Greinke wild early; teammate pleads guilty

Catcher Chirinos takes responsibility for narrow misses in first inning

October 18th, 2019

NEW YORK -- On the surface, ’s first inning in Game 4 of the American League Championship Series might have portended a very un-Greinke-like game. The right-hander issued three walks -- one with the bases loaded -- to seemingly prime the powerful Yankees offense for a big start.

That first inning was instead simply a blip on the radar of what turned out to be a quite Greinke-like outing in Houston’s 8-3 win on Thursday night at Yankee Stadium, which gave the Astros a commanding 3-1 lead in the ALCS. Greinke struck out Gary Sánchez to escape that early jam and then retired 10 of the next 11 batters he faced.

"The early walks in that [first] inning was very unusual, just because he rarely misses four times in a row," Astros manager AJ Hinch said. "They had very disciplined at-bats. So I think it was a little bit more about them being disciplined. They were going either/or -- they were either going to ambush him or they were waiting him out."

Greinke hadn’t issued a bases-loaded walk or offered up three free passes in one frame since 2017 -- and he did both in that first inning. He first walked leadoff hitter DJ LeMahieu on four pitches, followed by a bloop single by Aaron Hicks and consecutive walks to Edwin Encarnación and Brett Gardner, with the latter bringing home the Yanks’ first run.

Greinke’s early issues stemmed from missing the zone with his four-seam fastball, and that was the case from that first plate appearance by LeMahieu -- Greinke missed with four straight heaters. In fact, ball four on all three of Greinke’s walks in the frame came on a four-seamer, and he threw only one of his 11 fastballs in the strike zone.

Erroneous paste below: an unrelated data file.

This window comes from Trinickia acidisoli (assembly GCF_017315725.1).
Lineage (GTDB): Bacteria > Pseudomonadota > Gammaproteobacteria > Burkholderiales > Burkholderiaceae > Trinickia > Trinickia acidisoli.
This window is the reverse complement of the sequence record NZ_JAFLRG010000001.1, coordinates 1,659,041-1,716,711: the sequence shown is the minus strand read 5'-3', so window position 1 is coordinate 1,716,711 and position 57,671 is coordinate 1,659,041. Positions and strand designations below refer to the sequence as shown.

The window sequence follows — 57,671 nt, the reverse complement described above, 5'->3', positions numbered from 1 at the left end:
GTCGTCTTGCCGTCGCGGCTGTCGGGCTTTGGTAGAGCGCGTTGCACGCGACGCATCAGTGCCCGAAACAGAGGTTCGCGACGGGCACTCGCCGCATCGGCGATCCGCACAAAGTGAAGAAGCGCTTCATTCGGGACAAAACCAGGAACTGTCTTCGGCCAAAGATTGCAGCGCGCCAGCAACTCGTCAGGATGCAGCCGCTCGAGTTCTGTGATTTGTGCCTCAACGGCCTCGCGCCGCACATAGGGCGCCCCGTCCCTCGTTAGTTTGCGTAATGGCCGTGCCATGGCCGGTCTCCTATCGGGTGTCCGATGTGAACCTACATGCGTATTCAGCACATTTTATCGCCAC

As Hinch said, missing that often is “very unusual” indeed for Greinke, who had not issued more than three walks in a game all season. And that’s probably because he really hadn’t been missing. Greinke’s pitch map in the first inning shows a consistent dose of fastballs just off the bottom of the strike zone or off the outside corner -- and not any wildness that would have been greater cause for alarm.

In fact, catcher took responsibility for the narrow misses, saying that he modified how he set up behind the plate in subsequent innings to give Greinke a more centered target to hit.

“What I did after the first inning, I got more on the plate," Chirinos said. "Early, with the first few guys, I was [on the] black, in a way, and he was hitting me where I was sitting. After that, I was like, 'You know what? I'm going to make sure he throws strikes.' I went back onto the plate. He was making his pitches."

After Greinke’s fastball was hit hard in Game 1 of the ALCS, when he allowed three earned runs in six innings, it was a much-improved weapon for him in his final 3 1/3 innings of his Game 4 start.

The Yankees’ average exit velocity off Greinke’s four-seamer in Game 1 was 97.6 mph, per Statcast. Two of those hits were homers, including a 110.7 mph laser beam of a shot by Giancarlo Stanton. In Game 4? That average exit velocity was down to a paltry 84.5 mph, with no fastball hit in excess of 97.5 mph.

"He was executing better," Chirinos said. "I felt like his fastball was way better today, especially when we were trying to go up to those hitters. He was hitting his spots. With Zack, he's been in the league so long that when he does that, he's going to have a good night out there. It's a big out with the bases loaded after we walked Gardner. That's the Zack that everybody knows. He gave us a chance to win that game tonight.”

So in the end, that first inning ended up being much ado about nothing. Or as the notably concise Greinke put it after the game?

"Just missing by a little bit early and got better after that," Greinke said.